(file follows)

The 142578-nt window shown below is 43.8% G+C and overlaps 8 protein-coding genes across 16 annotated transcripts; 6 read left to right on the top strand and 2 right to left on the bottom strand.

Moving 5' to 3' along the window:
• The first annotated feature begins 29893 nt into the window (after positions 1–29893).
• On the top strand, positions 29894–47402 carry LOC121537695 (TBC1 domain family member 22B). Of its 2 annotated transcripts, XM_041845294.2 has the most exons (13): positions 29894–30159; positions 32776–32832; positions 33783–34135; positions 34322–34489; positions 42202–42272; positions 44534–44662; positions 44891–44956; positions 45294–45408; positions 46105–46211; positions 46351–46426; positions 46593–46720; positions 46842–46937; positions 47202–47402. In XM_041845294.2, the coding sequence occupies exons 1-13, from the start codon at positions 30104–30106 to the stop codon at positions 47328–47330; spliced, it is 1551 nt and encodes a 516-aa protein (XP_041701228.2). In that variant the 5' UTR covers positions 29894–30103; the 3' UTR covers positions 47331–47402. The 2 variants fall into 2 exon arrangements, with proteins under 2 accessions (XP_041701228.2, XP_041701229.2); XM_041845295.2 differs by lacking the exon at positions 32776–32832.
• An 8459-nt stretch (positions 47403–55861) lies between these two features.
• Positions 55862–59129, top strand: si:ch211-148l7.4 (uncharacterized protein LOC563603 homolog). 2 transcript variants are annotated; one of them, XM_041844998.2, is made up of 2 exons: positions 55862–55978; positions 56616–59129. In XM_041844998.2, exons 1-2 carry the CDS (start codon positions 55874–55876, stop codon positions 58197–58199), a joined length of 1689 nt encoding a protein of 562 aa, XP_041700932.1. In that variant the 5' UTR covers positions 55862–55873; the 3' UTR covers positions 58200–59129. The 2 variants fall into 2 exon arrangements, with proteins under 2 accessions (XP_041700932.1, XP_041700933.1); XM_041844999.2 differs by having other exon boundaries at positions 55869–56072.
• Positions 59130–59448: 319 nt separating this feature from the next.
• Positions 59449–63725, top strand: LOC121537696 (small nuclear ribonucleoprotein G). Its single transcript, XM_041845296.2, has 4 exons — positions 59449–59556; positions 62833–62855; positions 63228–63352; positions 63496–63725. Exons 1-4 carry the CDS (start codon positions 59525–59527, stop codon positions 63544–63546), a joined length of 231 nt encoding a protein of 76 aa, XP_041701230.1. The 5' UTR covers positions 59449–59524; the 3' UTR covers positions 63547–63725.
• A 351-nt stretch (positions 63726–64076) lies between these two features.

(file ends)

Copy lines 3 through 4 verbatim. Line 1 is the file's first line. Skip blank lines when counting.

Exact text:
• The first annotated feature begins 29893 nt into the window (after positions 1–29893).
• On the top strand, positions 29894–47402 carry LOC121537695 (TBC1 domain family member 22B). Of its 2 annotated transcripts, XM_041845294.2 has the most exons (13): positions 29894–30159; positions 32776–32832; positions 33783–34135; positions 34322–34489; positions 42202–42272; positions 44534–44662; positions 44891–44956; positions 45294–45408; positions 46105–46211; positions 46351–46426; positions 46593–46720; positions 46842–46937; positions 47202–47402. In XM_041845294.2, the coding sequence occupies exons 1-13, from the start codon at positions 30104–30106 to the stop codon at positions 47328–47330; spliced, it is 1551 nt and encodes a 516-aa protein (XP_041701228.2). In that variant the 5' UTR covers positions 29894–30103; the 3' UTR covers positions 47331–47402. The 2 variants fall into 2 exon arrangements, with proteins under 2 accessions (XP_041701228.2, XP_041701229.2); XM_041845295.2 differs by lacking the exon at positions 32776–32832.